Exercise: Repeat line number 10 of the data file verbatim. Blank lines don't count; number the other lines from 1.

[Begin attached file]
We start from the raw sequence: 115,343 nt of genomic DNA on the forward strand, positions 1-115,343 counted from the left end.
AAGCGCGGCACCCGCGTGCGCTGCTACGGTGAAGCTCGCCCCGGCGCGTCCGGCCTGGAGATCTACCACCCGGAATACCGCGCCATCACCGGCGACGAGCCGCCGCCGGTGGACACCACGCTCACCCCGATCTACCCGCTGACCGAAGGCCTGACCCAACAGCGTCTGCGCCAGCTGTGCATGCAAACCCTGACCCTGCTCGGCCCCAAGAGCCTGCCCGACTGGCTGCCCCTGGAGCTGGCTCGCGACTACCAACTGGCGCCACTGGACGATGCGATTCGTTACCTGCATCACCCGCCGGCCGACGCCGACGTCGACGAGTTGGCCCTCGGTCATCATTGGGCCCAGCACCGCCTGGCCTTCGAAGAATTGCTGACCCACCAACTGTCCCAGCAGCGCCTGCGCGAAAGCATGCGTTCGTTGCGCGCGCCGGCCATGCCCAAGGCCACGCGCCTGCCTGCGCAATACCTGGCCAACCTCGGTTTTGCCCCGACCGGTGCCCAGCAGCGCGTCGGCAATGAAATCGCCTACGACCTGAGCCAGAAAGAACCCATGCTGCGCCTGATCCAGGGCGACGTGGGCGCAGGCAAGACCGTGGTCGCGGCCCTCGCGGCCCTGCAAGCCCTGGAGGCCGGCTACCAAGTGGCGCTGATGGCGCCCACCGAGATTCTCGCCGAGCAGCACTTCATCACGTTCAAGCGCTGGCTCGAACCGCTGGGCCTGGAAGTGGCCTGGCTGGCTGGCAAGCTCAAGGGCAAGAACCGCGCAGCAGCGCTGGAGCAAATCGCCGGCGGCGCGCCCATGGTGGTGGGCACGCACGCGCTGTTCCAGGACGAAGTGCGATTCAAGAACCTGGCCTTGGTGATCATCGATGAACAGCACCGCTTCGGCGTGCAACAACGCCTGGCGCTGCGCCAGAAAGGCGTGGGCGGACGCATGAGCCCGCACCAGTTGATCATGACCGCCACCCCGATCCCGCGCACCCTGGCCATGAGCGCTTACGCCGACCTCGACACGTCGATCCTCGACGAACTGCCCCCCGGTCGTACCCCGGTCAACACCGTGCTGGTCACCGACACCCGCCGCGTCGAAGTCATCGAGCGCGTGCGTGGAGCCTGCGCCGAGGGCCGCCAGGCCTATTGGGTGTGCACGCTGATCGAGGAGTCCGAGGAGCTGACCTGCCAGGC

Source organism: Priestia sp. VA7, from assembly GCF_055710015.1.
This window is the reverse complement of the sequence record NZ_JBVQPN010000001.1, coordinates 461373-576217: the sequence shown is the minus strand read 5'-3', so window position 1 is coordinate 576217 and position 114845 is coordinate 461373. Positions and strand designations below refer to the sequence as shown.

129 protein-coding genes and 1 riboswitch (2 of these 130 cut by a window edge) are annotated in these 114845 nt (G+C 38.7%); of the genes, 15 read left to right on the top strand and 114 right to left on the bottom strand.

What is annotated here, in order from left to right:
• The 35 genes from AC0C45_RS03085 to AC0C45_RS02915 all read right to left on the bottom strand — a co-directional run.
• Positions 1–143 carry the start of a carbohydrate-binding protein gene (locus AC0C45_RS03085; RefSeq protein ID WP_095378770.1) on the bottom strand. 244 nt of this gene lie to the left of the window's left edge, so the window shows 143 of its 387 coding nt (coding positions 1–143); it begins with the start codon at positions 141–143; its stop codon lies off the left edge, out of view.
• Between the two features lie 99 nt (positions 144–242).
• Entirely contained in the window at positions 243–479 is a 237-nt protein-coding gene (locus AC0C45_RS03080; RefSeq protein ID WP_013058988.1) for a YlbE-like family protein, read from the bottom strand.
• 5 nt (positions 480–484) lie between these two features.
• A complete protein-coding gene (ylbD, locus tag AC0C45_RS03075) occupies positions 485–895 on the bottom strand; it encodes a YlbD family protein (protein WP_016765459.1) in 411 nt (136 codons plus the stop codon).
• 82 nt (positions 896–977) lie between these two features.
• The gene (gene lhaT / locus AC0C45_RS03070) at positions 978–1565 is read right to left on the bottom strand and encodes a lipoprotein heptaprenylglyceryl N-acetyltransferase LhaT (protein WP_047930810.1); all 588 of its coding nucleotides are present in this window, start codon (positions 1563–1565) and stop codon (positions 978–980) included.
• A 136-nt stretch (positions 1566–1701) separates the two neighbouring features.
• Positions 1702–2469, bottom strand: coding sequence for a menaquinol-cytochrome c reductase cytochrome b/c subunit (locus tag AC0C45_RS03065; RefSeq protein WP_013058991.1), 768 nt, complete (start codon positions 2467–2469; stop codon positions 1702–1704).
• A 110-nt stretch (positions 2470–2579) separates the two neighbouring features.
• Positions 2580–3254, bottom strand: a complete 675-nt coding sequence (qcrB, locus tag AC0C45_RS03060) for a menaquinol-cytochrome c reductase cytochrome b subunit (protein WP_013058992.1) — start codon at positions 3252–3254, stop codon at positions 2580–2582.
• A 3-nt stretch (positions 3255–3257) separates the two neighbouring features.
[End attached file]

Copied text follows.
• Entirely contained in the window at positions 243–479 is a 237-nt protein-coding gene (locus AC0C45_RS03080; RefSeq protein ID WP_013058988.1) for a YlbE-like family protein, read from the bottom strand.